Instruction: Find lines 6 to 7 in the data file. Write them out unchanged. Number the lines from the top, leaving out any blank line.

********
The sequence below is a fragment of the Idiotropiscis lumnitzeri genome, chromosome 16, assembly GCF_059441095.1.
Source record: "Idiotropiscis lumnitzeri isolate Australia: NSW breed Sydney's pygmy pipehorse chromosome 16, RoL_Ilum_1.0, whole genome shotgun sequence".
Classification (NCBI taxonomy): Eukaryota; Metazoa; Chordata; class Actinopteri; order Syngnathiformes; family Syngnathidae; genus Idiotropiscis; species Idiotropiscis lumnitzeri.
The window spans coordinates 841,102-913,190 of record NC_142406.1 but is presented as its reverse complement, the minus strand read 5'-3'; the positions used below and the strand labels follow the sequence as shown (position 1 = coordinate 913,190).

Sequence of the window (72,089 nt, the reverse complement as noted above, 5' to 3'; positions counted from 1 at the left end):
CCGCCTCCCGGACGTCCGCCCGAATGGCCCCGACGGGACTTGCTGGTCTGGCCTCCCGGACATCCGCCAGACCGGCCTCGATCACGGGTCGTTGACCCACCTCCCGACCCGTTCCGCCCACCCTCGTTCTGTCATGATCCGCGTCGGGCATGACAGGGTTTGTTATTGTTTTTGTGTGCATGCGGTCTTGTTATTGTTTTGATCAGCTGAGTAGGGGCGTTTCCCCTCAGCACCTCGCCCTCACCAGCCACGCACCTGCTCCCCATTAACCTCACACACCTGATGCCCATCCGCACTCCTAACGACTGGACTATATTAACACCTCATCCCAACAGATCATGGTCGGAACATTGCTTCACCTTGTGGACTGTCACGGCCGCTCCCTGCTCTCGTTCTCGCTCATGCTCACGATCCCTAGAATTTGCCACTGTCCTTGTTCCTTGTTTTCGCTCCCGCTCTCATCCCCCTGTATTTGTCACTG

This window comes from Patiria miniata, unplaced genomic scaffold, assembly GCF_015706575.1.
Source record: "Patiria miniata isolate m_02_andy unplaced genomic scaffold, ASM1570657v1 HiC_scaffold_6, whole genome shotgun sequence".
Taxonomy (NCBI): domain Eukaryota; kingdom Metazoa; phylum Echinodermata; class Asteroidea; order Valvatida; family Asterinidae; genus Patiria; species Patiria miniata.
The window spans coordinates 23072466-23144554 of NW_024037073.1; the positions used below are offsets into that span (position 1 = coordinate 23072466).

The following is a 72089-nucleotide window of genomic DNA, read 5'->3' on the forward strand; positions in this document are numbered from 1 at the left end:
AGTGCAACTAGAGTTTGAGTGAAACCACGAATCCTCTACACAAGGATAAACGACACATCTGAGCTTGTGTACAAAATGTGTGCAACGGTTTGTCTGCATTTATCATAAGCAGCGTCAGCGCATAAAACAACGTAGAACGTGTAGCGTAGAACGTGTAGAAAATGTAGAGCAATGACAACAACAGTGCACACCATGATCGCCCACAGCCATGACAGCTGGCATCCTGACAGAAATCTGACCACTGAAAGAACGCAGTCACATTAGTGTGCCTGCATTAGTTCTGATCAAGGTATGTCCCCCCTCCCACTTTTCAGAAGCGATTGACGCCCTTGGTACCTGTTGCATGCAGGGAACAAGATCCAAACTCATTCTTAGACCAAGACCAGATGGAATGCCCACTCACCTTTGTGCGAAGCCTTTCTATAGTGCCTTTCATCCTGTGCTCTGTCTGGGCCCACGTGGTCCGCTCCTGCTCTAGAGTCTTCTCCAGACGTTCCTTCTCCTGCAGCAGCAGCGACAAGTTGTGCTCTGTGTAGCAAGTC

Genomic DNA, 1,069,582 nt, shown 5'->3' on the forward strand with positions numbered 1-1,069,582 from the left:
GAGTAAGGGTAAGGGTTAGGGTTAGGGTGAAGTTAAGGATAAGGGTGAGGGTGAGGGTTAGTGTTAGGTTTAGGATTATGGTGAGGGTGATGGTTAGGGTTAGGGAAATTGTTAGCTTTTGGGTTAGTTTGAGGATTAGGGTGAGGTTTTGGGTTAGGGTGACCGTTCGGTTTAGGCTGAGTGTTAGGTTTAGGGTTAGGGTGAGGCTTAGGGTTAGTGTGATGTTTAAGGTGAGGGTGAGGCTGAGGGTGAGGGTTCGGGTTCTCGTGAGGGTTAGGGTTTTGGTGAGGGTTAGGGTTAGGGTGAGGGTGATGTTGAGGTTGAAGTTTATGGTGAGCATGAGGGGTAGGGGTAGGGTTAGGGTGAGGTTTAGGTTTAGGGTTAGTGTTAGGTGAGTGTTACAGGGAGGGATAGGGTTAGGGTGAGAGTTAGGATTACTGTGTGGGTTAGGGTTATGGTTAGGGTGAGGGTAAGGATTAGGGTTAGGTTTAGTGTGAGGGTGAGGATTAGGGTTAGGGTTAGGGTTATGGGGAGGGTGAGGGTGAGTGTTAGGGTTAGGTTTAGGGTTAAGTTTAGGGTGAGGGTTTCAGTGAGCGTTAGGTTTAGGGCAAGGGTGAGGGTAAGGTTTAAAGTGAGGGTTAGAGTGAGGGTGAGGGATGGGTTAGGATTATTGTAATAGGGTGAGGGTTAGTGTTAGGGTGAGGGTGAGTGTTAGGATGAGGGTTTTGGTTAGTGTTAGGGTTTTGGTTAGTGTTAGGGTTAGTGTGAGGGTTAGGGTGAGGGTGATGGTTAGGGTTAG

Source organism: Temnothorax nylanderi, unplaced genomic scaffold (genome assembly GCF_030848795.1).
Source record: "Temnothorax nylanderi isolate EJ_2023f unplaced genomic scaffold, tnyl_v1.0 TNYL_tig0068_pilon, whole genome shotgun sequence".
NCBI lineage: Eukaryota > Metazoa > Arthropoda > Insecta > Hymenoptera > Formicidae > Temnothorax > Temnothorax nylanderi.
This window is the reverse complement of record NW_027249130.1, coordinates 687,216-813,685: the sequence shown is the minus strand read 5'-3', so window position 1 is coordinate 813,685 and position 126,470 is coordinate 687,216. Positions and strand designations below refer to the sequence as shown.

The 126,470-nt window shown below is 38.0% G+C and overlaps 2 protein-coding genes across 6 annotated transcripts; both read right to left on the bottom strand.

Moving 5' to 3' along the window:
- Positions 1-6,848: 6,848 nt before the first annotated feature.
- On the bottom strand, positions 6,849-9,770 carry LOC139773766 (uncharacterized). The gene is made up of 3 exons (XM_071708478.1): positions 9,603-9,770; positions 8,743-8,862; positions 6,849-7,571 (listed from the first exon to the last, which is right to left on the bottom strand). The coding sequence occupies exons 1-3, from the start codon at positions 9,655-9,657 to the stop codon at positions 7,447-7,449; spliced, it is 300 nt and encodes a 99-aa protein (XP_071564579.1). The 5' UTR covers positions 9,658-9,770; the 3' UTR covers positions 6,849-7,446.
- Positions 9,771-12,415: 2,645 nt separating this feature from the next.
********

CCGCCTCCCGGACGTCCGCCCGAATGGCCCCGACGGGACTTGCTGGTCTGGCCTCCCGGACATCCGCCAGACCGGCCTCGATCACGGGTCGTTGACCCACCTCCCGACCCGTTCCGCCCACCCTCGTTCTGTCATGATCCGCGTCGGGCATGACAGGGTTTGTTATTGTTTTTGTGTGCATGCGGTCTTGTTATTGTTTTGATCAGCTGAGTAGGGGCGTTTCCCCTCAGCACCTCGCCCTCACCAGCCACGCACCTGCTCCCCATTAACCTCACACACCTGATGCCCATCCGCACTCCTAACGACTGGACTATATTAACACCTCATCCCAACAGATCATGGTCGGAACATTGCTTCACCTTGTGGACTGTCACGGCCGCTCCCTGCTCTCGTTCTCGCTCATGCTCACGATCCCTAGAATTTGCCACTGTCCTTGTTCCTTGTTTTCGCTCCCGCTCTCATCCCCCTGTATTTGTCACTG

This window comes from Patiria miniata, unplaced genomic scaffold, assembly GCF_015706575.1.